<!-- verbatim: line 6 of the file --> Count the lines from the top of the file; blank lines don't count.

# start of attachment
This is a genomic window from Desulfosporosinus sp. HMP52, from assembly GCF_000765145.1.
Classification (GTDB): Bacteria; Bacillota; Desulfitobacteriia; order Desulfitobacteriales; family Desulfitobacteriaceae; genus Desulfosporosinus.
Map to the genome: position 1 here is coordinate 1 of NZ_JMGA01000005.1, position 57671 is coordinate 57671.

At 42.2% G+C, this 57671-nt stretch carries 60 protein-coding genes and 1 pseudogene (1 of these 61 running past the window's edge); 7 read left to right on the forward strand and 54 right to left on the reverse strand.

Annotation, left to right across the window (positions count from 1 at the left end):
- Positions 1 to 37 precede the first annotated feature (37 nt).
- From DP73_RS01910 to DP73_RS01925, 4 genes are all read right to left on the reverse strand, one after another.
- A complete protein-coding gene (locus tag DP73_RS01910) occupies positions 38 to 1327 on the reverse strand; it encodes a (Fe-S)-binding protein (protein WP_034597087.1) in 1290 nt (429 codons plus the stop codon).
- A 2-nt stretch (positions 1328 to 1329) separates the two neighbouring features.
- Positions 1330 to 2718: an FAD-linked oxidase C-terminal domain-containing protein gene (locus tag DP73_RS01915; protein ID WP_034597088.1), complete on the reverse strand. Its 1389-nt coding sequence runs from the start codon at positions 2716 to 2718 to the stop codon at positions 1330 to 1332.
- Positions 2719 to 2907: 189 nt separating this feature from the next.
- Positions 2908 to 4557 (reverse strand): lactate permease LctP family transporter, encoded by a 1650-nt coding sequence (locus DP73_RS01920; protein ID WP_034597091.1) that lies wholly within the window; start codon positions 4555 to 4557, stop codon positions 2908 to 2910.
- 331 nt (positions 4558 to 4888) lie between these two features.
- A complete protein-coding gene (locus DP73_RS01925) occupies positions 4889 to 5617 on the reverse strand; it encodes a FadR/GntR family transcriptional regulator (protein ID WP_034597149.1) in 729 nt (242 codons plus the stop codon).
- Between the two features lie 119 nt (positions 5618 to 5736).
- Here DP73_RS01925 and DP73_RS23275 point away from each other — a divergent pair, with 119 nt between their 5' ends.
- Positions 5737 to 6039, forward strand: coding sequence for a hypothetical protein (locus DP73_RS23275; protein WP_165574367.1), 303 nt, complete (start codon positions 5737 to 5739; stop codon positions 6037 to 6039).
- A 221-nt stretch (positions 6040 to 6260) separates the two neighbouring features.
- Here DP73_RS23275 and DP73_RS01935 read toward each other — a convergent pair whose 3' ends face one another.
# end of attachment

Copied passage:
- Positions 1 to 37 precede the first annotated feature (37 nt).